Remember that chemistry class you took in school? Now you finally need all that information! As you work to maintain the correct chemical mixes in your swimming pool, one important measure is alkalinity.
This refers to alkaline substances such as bicarbonates and hydroxides that are present in the pool water. Alkalinity measures the ability of your pool water to neutralize acids and bases while also maintaining the right pH level. The goal of all of this, of course, is to keep the water clear and safe for your friends and family.
This article will break down the topics of the balancing act between alkalinity and pH levels, the causes of high alkalinity, and why it’s important to bring it down.
Alkalinity and pH: A Chemical Balancing Act
Alkalinity and pH work closely together and this synergy can be seen when the pH levels increase or decrease in your pool’s water. Alkalinity is one factor that keeps your pH levels from either being too high or too low. When they are in balance, the alkalinity stabilizes the pH and the pool chlorine can do its job to sanitize the water at safe levels. So keeping the total alkalinity in check in your pool’s water also helps to maintain consistent pH levels.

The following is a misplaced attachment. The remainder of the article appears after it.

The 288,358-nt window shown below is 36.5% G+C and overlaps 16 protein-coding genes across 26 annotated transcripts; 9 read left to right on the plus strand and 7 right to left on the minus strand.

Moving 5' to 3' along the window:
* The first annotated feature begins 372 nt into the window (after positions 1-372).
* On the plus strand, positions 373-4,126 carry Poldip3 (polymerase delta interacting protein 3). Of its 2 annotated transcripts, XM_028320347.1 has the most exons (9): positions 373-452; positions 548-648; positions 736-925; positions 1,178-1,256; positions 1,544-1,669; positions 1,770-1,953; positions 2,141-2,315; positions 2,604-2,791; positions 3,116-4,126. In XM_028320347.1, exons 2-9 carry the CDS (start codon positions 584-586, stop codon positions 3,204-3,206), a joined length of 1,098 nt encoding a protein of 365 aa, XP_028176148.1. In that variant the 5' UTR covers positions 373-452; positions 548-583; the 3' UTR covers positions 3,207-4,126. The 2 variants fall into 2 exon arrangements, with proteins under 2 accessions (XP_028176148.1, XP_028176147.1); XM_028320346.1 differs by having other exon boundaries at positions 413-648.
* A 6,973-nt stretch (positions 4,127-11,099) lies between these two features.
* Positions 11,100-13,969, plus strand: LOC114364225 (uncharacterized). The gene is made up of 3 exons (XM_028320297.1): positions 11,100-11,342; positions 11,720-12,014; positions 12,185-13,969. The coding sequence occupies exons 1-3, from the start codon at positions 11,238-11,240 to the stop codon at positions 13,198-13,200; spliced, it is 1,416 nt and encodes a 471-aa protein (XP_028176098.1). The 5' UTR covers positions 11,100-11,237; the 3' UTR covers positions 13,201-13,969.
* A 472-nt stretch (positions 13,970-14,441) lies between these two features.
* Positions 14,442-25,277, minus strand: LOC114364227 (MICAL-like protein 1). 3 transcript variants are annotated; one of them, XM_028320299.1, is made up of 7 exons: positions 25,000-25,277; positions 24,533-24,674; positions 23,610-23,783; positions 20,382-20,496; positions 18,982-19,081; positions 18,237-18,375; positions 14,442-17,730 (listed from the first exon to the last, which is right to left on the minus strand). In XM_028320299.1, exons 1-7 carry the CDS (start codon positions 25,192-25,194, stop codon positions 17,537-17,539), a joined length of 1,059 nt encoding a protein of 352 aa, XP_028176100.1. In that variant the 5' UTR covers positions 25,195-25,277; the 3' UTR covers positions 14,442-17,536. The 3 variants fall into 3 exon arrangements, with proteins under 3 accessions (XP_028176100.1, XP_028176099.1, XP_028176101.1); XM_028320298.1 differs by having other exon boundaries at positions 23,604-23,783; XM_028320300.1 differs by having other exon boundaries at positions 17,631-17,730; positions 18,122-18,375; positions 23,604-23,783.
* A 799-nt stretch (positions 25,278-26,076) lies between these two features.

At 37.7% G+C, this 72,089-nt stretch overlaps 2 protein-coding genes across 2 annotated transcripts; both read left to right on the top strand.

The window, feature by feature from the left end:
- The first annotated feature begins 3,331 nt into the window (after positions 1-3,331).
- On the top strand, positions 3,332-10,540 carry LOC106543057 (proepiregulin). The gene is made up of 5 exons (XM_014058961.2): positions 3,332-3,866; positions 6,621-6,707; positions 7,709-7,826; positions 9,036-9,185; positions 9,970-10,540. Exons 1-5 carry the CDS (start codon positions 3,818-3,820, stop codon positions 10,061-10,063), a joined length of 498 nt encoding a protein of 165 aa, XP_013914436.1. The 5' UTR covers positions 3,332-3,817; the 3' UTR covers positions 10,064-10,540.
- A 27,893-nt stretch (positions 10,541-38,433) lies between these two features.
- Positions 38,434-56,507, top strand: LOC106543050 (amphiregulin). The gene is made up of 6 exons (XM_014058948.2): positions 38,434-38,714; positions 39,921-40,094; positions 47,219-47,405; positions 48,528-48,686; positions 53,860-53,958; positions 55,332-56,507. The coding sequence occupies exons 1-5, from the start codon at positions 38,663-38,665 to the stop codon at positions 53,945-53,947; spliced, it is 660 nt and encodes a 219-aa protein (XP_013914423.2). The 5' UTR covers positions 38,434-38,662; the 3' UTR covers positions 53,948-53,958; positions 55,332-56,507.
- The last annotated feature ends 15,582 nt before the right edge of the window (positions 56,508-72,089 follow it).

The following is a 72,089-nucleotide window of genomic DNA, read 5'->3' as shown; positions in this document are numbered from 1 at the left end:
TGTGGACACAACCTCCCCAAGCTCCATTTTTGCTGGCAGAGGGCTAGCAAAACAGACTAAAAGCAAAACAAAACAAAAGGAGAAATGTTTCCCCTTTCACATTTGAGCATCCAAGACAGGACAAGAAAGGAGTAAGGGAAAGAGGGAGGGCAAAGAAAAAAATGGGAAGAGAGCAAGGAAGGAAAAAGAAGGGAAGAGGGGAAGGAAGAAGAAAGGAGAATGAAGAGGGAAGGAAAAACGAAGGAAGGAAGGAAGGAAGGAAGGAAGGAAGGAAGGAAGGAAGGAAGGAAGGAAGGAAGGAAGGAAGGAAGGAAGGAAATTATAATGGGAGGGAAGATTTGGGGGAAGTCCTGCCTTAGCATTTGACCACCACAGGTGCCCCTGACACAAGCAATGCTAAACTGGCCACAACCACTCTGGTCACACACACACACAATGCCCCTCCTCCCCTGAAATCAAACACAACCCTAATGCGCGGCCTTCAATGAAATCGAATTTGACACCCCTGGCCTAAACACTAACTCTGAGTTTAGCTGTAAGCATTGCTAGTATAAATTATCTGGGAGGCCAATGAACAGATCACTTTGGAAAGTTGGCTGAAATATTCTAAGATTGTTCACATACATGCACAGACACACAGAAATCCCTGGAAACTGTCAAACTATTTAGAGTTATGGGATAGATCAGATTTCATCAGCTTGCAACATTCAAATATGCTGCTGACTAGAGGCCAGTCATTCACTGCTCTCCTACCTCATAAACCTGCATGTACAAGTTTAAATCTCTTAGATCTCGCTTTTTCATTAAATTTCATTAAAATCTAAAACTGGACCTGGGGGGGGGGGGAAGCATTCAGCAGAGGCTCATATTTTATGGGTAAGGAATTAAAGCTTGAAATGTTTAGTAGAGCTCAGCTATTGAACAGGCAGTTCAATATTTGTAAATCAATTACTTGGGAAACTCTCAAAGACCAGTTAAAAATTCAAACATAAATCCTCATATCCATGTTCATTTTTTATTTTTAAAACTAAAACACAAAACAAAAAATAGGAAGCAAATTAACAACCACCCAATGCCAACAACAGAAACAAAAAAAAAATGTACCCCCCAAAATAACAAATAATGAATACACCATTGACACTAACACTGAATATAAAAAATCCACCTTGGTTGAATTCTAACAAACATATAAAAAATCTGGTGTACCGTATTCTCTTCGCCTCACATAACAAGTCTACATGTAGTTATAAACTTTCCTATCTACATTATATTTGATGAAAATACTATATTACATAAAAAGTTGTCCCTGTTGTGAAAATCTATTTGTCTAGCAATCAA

The pH level tells you how alkaline or acidic your pool’s water is on a scale of 1 to 14. If the pH reading is on the low end of the scale, the alkalinity will fall, too. If the pH reading is too high, the alkalinity goes up. Low alkalinity doesn’t offer your pool’s water enough buffering to stabilize the pH. While high levels of pH reduce the effectiveness of the chlorine in the water.